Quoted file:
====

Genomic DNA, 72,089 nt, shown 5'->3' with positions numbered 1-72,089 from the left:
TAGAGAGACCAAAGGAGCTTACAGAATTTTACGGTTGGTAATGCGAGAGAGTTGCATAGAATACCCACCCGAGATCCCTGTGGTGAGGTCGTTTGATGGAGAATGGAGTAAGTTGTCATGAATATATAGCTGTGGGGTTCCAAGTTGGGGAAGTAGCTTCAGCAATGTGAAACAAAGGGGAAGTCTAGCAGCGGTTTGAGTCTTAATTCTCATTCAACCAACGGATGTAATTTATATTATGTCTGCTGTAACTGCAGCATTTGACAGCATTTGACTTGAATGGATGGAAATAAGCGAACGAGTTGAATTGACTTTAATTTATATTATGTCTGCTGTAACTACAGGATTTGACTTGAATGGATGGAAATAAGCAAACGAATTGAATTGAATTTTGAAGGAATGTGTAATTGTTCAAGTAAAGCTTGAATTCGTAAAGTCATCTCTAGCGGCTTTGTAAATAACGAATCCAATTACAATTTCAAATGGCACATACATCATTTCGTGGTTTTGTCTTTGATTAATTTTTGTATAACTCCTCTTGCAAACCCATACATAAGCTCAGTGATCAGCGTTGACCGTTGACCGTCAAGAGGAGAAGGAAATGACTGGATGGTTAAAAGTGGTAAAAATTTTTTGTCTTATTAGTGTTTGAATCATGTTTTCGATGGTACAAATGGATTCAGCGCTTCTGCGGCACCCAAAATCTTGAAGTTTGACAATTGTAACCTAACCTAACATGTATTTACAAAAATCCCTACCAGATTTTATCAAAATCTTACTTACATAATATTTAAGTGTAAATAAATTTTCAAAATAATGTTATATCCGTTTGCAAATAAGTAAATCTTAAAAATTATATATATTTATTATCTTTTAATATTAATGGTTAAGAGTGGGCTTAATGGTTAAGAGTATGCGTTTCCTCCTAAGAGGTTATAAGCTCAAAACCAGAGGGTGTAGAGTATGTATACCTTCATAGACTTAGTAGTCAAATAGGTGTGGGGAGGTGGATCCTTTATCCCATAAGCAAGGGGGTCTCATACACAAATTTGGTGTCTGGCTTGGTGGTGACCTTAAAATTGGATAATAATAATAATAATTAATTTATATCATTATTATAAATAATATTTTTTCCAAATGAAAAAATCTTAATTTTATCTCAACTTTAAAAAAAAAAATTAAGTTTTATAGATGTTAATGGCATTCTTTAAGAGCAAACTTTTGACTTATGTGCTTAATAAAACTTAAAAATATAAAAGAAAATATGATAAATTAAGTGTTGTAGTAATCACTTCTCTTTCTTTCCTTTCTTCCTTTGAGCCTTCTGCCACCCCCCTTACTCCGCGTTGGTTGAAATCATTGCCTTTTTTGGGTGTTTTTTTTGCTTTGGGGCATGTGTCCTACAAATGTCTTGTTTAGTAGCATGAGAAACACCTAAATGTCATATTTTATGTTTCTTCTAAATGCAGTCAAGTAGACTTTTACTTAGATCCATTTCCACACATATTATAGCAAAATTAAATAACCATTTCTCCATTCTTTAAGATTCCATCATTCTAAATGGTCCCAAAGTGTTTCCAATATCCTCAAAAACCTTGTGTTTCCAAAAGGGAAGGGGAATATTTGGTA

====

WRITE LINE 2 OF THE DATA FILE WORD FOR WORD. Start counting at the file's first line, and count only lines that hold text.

TAGAGAGACCAAAGGAGCTTACAGAATTTTACGGTTGGTAATGCGAGAGAGTTGCATAGAATACCCACCCGAGATCCCTGTGGTGAGGTCGTTTGATGGAGAATGGAGTAAGTTGTCATGAATATATAGCTGTGGGGTTCCAAGTTGGGGAAGTAGCTTCAGCAATGTGAAACAAAGGGGAAGTCTAGCAGCGGTTTGAGTCTTAATTCTCATTCAACCAACGGATGTAATTTATATTATGTCTGCTGTAACTGCAGCATTTGACAGCATTTGACTTGAATGGATGGAAATAAGCGAACGAGTTGAATTGACTTTAATTTATATTATGTCTGCTGTAACTACAGGATTTGACTTGAATGGATGGAAATAAGCAAACGAATTGAATTGAATTTTGAAGGAATGTGTAATTGTTCAAGTAAAGCTTGAATTCGTAAAGTCATCTCTAGCGGCTTTGTAAATAACGAATCCAATTACAATTTCAAATGGCACATACATCATTTCGTGGTTTTGTCTTTGATTAATTTTTGTATAACTCCTCTTGCAAACCCATACATAAGCTCAGTGATCAGCGTTGACCGTTGACCGTCAAGAGGAGAAGGAAATGACTGGATGGTTAAAAGTGGTAAAAATTTTTTGTCTTATTAGTGTTTGAATCATGTTTTCGATGGTACAAATGGATTCAGCGCTTCTGCGGCACCCAAAATCTTGAAGTTTGACAATTGTAACCTAACCTAACATGTATTTACAAAAATCCCTACCAGATTTTATCAAAATCTTACTTACATAATATTTAAGTGTAAATAAATTTTCAAAATAATGTTATATCCGTTTGCAAATAAGTAAATCTTAAAAATTATATATATTTATTATCTTTTAATATTAATGGTTAAGAGTGGGCTTAATGGTTAAGAGTATGCGTTTCCTCCTAAGAGGTTATAAGCTCAAAACCAGAGGGTGTAGAGTATGTATACCTTCATAGACTTAGTAGTCAAATAGGTGTGGGGAGGTGGATCCTTTATCCCATAAGCAAGGGGGTCTCATACACAAATTTGGTGTCTGGCTTGGTGGTGACCTTAAAATTGGATAATAATAATAATAATTAATTTATATCATTATTATAAATAATATTTTTTCCAAATGAAAAAATCTTAATTTTATCTCAACTTTAAAAAAAAAAATTAAGTTTTATAGATGTTAATGGCATTCTTTAAGAGCAAACTTTTGACTTATGTGCTTAATAAAACTTAAAAATATAAAAGAAAATATGATAAATTAAGTGTTGTAGTAATCACTTCTCTTTCTTTCCTTTCTTCCTTTGAGCCTTCTGCCACCCCCCTTACTCCGCGTTGGTTGAAATCATTGCCTTTTTTGGGTGTTTTTTTTGCTTTGGGGCATGTGTCCTACAAATGTCTTGTTTAGTAGCATGAGAAACACCTAAATGTCATATTTTATGTTTCTTCTAAATGCAGTCAAGTAGACTTTTACTTAGATCCATTTCCACACATATTATAGCAAAATTAAATAACCATTTCTCCATTCTTTAAGATTCCATCATTCTAAATGGTCCCAAAGTGTTTCCAATATCCTCAAAAACCTTGTGTTTCCAAAAGGGAAGGGGAATATTTGGTA